Upendra (उपेन्द्र).—A manifestation of Hari born of Aditi and Kaśyapa. He was known as Vāmana because of his short stature.1 Anointed by gods as the Lord of all worlds. Helped Indra his elder brother in the administration of his kingdoms.2 Knew the yoga power of Hari3 and was invoked by gopas for the protection of the baby Kṛṣṇa.4 Had a son Bṛhatśloka through Kīrti.5 Also known as Urukrama. A son of Diti.6 Kṛṣṇa, crowned by Indra as the Indra of cows, urged by the speech of Gava; perhaps the cows of heaven like the Kāmadhenu; at that time the cattle delighted the earth with milk.7

  • 1) Bhāgavata-purāṇa X. 3. 42: V. 24. 24; VI. 6. 39; Vāyu-purāṇa 98. 84; Brahmāṇḍa-purāṇa III. 21. 59; 73. 84.
  • 2) Bhāgavata-purāṇa VIII. 23. 23-25.
  • 3) Ib. II. 7. 45; 5. 30; IV. 2. 18.
  • 4) Ib. X. 6. 22 and 23;
  • 5) Ib. VI. 18. 8.
  • 6) Matsya-purāṇa 146. 20; 244. 26-8.
  • 7) Viṣṇu-purāṇa V. 12. 12-15.
Purana book cover
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The Purana (पुराण, purāṇas) refers to Sanskrit literature preserving ancient India’s vast cultural history, including historical legends, religious ceremonies, various arts and sciences. The eighteen mahapuranas total over 400,000 shlokas (metrical couplets) and date to at least several centuries BCE.

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In Buddhism

Tibetan Buddhism (Vajrayana or tantric Buddhism)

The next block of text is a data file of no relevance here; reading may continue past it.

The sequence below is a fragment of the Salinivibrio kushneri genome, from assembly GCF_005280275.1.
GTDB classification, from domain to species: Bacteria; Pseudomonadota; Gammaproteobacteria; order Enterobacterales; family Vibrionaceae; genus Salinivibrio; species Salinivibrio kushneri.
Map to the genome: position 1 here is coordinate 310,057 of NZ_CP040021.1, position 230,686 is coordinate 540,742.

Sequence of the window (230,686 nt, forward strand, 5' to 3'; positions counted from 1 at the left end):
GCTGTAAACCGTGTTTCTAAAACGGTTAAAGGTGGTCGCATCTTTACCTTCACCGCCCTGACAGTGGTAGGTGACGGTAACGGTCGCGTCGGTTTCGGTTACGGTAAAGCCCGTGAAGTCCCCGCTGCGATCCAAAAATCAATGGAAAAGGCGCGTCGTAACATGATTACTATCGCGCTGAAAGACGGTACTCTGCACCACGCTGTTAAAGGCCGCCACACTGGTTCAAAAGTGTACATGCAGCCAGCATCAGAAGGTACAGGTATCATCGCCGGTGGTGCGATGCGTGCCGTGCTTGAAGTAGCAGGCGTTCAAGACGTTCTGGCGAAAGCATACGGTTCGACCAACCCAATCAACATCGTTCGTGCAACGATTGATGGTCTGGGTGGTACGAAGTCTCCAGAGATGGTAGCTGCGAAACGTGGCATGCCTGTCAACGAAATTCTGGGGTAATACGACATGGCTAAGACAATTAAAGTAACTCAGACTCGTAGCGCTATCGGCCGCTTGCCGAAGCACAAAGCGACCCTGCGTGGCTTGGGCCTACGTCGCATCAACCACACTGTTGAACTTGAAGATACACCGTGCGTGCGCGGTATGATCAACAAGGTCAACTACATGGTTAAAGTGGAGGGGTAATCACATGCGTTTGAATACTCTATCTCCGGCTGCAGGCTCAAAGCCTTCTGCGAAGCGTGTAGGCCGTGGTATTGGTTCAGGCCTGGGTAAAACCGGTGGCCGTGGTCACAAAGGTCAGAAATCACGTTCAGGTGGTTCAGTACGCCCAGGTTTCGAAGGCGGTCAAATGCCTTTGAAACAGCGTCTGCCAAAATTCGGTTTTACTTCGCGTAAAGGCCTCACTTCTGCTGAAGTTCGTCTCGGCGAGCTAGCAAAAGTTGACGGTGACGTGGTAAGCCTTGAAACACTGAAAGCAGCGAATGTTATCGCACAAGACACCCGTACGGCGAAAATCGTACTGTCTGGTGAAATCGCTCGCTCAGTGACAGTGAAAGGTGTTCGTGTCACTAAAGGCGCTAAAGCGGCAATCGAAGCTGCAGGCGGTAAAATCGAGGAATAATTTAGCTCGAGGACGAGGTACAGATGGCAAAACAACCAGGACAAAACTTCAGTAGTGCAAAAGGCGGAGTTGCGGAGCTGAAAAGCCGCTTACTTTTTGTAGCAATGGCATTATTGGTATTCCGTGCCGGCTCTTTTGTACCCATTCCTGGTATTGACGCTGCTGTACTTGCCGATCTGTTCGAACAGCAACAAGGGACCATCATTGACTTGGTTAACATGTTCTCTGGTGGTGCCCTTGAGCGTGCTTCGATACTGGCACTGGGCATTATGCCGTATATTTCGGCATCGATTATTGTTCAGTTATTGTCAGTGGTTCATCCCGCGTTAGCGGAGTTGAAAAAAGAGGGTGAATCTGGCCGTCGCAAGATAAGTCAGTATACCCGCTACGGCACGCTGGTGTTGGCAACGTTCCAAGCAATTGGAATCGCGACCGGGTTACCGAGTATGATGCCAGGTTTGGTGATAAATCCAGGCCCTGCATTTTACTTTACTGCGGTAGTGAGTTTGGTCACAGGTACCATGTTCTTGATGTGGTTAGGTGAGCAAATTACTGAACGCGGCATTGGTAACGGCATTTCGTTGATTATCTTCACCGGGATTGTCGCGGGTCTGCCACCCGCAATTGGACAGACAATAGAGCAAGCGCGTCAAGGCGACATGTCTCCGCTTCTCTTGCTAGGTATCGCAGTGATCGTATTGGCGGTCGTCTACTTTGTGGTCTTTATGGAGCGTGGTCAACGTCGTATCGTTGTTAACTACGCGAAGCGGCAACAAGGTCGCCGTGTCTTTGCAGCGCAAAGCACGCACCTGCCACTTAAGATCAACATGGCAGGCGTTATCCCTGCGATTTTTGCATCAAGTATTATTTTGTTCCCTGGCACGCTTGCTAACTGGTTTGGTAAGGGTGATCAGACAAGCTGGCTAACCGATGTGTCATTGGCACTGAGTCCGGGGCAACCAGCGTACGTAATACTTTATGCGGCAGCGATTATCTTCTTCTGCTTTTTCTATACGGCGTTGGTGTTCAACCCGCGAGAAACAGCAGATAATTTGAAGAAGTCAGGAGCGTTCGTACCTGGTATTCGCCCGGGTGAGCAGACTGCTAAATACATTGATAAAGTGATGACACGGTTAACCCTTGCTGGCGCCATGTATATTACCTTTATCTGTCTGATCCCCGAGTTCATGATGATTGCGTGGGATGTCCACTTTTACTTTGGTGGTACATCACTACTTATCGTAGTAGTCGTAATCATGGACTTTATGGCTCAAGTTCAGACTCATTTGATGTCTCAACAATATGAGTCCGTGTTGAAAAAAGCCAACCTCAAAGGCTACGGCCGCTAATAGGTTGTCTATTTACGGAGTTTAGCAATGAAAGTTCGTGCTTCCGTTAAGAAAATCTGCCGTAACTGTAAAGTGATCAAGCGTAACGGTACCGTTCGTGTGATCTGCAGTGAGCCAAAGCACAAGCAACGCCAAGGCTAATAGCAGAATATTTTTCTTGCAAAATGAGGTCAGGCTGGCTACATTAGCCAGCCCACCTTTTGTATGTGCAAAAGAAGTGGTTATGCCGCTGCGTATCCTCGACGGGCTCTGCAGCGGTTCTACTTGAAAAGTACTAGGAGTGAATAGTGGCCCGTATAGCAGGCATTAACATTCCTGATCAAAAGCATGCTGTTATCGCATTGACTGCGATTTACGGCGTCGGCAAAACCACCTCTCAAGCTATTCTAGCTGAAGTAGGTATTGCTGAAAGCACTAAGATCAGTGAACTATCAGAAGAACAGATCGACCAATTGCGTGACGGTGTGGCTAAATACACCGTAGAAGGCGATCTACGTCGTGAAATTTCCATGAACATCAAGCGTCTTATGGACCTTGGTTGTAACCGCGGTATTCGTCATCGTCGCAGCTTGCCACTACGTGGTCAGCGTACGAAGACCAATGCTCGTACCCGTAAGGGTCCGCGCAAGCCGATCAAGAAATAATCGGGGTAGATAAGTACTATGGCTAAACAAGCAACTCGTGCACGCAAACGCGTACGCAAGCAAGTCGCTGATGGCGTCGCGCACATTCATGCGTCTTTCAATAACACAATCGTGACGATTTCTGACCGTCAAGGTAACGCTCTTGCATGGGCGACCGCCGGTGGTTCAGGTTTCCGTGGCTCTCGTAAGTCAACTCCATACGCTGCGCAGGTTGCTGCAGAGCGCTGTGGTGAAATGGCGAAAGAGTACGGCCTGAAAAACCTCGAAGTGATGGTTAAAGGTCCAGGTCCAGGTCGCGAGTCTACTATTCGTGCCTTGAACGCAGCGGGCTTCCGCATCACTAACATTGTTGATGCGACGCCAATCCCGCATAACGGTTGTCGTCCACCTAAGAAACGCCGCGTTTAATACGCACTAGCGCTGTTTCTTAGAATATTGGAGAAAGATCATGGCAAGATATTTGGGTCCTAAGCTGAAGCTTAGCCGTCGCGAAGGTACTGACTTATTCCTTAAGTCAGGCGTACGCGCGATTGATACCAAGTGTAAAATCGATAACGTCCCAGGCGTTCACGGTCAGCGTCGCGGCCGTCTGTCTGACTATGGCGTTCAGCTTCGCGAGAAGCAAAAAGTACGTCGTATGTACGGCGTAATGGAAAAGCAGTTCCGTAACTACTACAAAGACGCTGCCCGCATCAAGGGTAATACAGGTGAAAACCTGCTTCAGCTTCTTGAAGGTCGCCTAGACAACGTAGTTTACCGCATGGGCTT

Source: Wisdom Library: Tibetan Buddhism

1) Upendra (उपेन्द्र) is the name of a Pratyekabuddha mentioned as attending the teachings in the 6th century Mañjuśrīmūlakalpa: one of the largest Kriyā Tantras devoted to Mañjuśrī (the Bodhisattva of wisdom) representing an encyclopedia of knowledge primarily concerned with ritualistic elements in Buddhism. The teachings in this text originate from Mañjuśrī and were taught to and by Buddha Śākyamuni in the presence of a large audience (including Upendra).

2) Upendra (उपेन्द्र) also refers to a deity summoned by the Yamāntaka-mantra and mentioned as attending the teachings in the 6th century Mañjuśrīmūlakalpa.

Tibetan Buddhism book cover
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Tibetan Buddhism includes schools such as Nyingma, Kadampa, Kagyu and Gelug. Their primary canon of literature is divided in two broad categories: The Kangyur, which consists of Buddha’s words, and the Tengyur, which includes commentaries from various sources. Esotericism and tantra techniques (vajrayāna) are collected indepently.

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Languages of India and abroad

Sanskrit dictionary

Source: DDSA: The practical Sanskrit-English dictionary

Upendra (उपेन्द्र).—[upagata indraṃ anujatvāt] Name of Viṣṇu or Kṛṣṇa as the younger brother of Indra in his 5th or dwarf incarnation; see इन्द्र (indra); उपेन्द्रवज्रादपि दारुणोऽसि (upendravajrādapi dāruṇo'si) Gīt.5; यदुपेन्द्रस्त्वमतीन्द्र एव सः (yadupendrastvamatīndra eva saḥ) Śi.16.7.

Derivable forms: upendraḥ (उपेन्द्रः).

Source: Cologne Digital Sanskrit Dictionaries: Edgerton Buddhist Hybrid Sanskrit Dictionary